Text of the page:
I'm not dealing directly with any of the insurers and I'm not checking any of the prices. Essentially a privately owned algorithm is doing that for me and somewhere in the system I'm paying for that service. The relationship between the platform and the insurers is already far more important than my individual decision to switch. (In fact, like with Hargreaves Lansdowne and Woodford, I wonder how much the platforms shape customer choice as much as facilitate it.) 

In the big data era it strikes me as extremely unlikely that an ordinary punter, no matter how well informed, is ever going to be evenly matched against companies that have always amassed and crunched data for a living and now have much enhanced computing power to do it. Essentially price comparison sites are our hired guns, battling it out on our behalf because we basically can't do it ourselves. I'm not sure how much individual consumers matter anymore - in terms of their impact on providers - in markets like insurance or energy in this scenario. Their interests are represented by algorithmic proxies. (As an aside, in some free market wonkery consumers seem to be somewhat analogous to the working class for the Left. If only they would realise their true interests they would create real change, but instead they're a constant disappointment despite repeated attempts to organise/activate them.)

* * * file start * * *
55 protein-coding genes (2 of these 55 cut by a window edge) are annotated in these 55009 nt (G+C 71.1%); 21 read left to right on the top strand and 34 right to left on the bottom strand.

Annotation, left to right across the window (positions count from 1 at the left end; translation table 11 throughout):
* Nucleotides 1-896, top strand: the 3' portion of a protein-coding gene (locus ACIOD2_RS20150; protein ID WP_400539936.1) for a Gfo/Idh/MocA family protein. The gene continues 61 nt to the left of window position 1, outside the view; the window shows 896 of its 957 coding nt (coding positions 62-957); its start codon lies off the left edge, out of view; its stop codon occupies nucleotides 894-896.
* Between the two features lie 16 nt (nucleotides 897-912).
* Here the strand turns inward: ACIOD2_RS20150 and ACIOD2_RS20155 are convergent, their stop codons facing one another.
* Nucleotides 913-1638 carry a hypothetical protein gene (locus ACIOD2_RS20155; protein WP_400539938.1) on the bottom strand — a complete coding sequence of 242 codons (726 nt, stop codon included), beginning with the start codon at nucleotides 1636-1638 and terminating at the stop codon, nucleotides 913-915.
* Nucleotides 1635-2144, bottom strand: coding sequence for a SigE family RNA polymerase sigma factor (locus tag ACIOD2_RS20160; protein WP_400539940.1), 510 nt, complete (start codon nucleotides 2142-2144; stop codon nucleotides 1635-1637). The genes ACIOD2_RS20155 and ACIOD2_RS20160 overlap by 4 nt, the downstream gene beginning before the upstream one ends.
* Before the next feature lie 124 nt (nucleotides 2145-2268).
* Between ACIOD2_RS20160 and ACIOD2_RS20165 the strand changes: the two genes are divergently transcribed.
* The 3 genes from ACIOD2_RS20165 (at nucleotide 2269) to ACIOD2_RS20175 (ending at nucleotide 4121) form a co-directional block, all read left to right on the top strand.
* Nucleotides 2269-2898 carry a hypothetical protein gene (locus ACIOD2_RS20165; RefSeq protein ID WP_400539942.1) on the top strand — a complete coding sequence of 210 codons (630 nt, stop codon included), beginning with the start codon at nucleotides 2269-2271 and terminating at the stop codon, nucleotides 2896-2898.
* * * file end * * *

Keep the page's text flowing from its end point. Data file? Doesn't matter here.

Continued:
In the medium term, it's possible that scrapping the loyalty penalty is the thin end of the wedge. There is an expectation that premiums will rise for new business to offset the 'cost' of not price walking existing customers. If it looks like some insurers are using this as an opportunity to take a bit extra could we see price caps like those in the energy markets?

Longer term I do wonder if we might head in the direction suggested by the CMA paper. I've already outsourced the job of checking prices to my algorithmic proxy, why do I need to be involved in the process at all? If someone else can do a better job of assessing my needs why bother sustaining the myth of active consumers? In fact, why not, like the CMA paper suggests, make the state our proxy in the energy market? And why not insurance, and what else...? In terms of energy, we could imagine something like the rail reforms recently announced. We might have a Great British Energy as a national buyer that negotiates with the providers on our behalf and in turn we pay bills to GBE every year. (My personal preference would be to take the whole thing back into public ownership but hey).

The insurance market is obviously more complicated, but I do wonder with motor insurance if someone couldn't come up with a way of syncing road tax with basic mandatory coverage. Maybe the 'market' then shifts to extras like replacement car etc. Brings a whole new meaning to National Insurance...

I think there's a lot here.

PS. I think there is an interesting potential coalition in big P politics. I strongly doubt the mix of consumers who are more likely to get fleeced is unique to insurance. Therefore there seem to be some real shared interests between retiree and low income consumers. It's notable that the Daily Mail was very vocal in opposition to the loyalty penalty. That ought to prick up the ears of people with an interest in further reform.